Reproduced by permission of English Heritage.NMR

Two servants, Byfield, Northamptonshire

Before the liberating 1960s a career for many women meant making the choice between secretarial work, healthcare or service. These two maids were photographed in a house in Byfield, Northamptonshire, sometime between 1896 and 1920.

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Frank Cooper's Works, Victoria Buildings, Park End Street, Oxford, Oxfordshire
Reproduced by permission of English Heritage.NMR

Frank Cooper's Works, Victoria Buildings, Park End Street, Oxford, Oxfordshire

Interior showing women and girls at work. The majority are seated at tables preparing fruit. Others are standing at a wooden shelf to one side sieving fruit. In the foreground are tubs of apples awaiting preparation.

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War work at Waring and Gillow, Hammersmith, London
Reproduced by permission of English Heritage.NMR

War work at Waring and Gillow, Hammersmith, London

Waring & Gillow's furniture factory was converted to War work. Here markings are painted onto wing sections of military aircraft. Note that the workforce consists of women and of young men below the age of military service.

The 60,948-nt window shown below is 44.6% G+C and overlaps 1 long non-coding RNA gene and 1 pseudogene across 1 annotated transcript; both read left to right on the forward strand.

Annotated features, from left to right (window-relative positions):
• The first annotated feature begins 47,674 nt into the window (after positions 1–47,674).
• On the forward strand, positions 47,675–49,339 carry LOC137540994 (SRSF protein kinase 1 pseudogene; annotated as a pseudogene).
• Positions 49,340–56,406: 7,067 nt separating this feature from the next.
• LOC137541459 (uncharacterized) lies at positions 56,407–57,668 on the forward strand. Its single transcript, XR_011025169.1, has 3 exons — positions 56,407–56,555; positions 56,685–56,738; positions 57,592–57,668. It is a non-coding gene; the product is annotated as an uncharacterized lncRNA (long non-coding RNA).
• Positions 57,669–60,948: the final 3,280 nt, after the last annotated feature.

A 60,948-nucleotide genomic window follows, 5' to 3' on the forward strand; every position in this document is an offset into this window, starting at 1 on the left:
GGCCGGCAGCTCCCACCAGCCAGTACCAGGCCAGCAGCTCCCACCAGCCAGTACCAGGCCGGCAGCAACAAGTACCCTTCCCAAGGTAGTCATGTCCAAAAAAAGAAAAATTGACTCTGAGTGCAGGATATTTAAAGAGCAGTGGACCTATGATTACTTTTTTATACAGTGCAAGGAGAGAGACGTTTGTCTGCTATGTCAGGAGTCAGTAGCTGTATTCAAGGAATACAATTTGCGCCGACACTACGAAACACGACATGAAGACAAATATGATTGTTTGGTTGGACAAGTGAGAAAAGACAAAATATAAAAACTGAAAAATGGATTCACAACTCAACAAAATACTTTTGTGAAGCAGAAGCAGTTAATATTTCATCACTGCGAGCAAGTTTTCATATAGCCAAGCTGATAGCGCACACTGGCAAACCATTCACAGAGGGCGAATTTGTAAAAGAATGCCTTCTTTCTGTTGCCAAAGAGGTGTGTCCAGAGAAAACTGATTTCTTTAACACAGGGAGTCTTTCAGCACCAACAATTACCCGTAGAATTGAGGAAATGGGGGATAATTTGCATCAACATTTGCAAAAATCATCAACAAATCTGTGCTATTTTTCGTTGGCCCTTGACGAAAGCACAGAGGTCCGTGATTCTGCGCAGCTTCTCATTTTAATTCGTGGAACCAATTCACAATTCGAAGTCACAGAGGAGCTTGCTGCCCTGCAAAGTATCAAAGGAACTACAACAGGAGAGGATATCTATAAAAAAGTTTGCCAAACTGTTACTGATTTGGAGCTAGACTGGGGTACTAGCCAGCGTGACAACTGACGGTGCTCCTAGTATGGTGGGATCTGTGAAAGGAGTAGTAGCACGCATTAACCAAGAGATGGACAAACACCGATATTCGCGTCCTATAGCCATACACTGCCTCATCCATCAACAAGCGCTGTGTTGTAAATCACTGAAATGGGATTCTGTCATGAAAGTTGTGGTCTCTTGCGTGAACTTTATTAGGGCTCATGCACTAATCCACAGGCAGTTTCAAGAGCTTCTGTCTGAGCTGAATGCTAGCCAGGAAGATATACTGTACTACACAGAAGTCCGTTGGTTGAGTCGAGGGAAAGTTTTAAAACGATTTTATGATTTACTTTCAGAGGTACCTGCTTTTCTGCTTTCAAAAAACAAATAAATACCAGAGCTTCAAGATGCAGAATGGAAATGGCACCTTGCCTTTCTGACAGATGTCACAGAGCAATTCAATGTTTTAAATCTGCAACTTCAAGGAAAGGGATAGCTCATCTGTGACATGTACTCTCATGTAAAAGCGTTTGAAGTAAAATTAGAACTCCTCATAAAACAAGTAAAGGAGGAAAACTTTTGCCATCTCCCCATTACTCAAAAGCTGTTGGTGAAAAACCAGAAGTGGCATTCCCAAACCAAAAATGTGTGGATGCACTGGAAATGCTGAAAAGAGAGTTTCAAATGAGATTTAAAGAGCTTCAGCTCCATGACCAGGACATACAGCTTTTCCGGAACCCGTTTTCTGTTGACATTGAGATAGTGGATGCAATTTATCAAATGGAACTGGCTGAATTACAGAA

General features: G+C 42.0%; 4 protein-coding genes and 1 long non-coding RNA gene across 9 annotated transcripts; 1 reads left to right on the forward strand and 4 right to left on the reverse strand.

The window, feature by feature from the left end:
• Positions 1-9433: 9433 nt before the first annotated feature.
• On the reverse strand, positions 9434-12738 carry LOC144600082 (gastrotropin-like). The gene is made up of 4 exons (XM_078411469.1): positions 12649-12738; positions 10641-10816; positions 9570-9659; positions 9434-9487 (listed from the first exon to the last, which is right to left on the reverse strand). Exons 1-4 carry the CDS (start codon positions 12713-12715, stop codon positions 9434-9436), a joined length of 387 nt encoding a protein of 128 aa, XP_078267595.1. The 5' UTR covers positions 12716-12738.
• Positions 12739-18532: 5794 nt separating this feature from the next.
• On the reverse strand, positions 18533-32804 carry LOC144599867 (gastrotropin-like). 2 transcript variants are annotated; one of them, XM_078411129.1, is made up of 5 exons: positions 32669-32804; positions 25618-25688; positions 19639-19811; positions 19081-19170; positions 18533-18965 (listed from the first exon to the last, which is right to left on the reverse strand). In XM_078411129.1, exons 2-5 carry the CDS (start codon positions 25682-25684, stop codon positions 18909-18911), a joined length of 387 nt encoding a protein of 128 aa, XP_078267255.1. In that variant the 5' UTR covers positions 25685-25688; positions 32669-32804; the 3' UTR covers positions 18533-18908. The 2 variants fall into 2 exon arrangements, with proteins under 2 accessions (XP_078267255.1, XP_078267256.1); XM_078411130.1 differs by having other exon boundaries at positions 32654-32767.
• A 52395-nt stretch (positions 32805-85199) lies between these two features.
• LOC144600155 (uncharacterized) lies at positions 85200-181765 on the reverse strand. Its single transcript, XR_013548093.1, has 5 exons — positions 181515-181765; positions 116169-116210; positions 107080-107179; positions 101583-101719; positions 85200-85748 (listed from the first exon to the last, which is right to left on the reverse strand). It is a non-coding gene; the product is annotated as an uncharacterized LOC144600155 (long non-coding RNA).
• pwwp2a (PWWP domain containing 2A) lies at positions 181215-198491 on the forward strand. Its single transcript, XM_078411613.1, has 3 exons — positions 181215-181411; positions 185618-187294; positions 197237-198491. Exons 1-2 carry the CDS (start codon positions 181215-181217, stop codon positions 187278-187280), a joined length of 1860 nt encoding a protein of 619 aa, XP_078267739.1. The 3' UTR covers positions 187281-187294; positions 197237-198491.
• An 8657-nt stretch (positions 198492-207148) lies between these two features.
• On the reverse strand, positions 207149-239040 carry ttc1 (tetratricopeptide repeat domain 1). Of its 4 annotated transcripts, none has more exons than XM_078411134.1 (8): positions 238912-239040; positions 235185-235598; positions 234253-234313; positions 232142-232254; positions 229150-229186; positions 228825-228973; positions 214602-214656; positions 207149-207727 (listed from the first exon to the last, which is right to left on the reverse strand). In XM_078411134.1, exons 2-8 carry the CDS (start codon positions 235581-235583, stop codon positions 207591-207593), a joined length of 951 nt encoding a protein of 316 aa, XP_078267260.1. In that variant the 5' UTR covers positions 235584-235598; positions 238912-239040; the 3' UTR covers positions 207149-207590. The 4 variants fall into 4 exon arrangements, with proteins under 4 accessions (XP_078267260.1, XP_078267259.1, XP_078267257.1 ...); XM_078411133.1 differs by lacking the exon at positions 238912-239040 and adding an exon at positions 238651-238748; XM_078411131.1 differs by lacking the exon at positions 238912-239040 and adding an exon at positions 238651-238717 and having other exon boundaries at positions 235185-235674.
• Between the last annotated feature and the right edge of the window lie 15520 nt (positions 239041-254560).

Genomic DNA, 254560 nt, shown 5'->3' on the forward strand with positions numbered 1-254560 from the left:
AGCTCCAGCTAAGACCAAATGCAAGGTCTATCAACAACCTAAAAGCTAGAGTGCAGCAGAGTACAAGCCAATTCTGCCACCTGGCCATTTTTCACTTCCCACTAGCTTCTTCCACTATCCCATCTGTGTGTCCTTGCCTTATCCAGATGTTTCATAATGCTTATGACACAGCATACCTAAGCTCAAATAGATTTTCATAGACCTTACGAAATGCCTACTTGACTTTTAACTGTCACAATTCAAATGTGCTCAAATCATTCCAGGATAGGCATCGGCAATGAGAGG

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Post lady, Kerrier, Cornwall
Reproduced by permission of English Heritage.NMR

Post lady, Kerrier, Cornwall

This woman, working as a post lady, is emptying a post box at an unidentified location in Kerrier, Cornwall. She is wearing a dress and coat with a uniform cap. Although it was relatively unusual for women to hold positions such as this at the time, it was not unknown. Many women were starting to campaign for equality through movements such as the suffragettes. Women over 21 achieved the vote in 1928, 27 years after this picture was taken.

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Cunard Shell Works, Rimrose Road, Bootle, Merseyside
Reproduced by permission of English Heritage.NMR

Cunard Shell Works, Rimrose Road, Bootle, Merseyside

Shell heads of various sizes are being processed in this picture. Despite the shortage of male labour during the War, men were still often used as managers and skilled workers, although many women did become supervisors and checkers.

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Packing fish, Scarborough, North Yorkshire
Reproduced by permission of English Heritage.NMR

Packing fish, Scarborough, North Yorkshire

A group of middle class people watch from the harbour wall as fish are gutted and packed into barrels. This work seems to be performed exclusively by women although the supervisor is a man. Herring were gutted and packed by teams of migrant workers, mostly Scottish fisher girls. The tourists are wearing very different clothes from the workers. The workers are wearing clogs on their feet. Clogs were hardwearing and good protection from water and mud. This photograph was taken at the old pier, Scarborough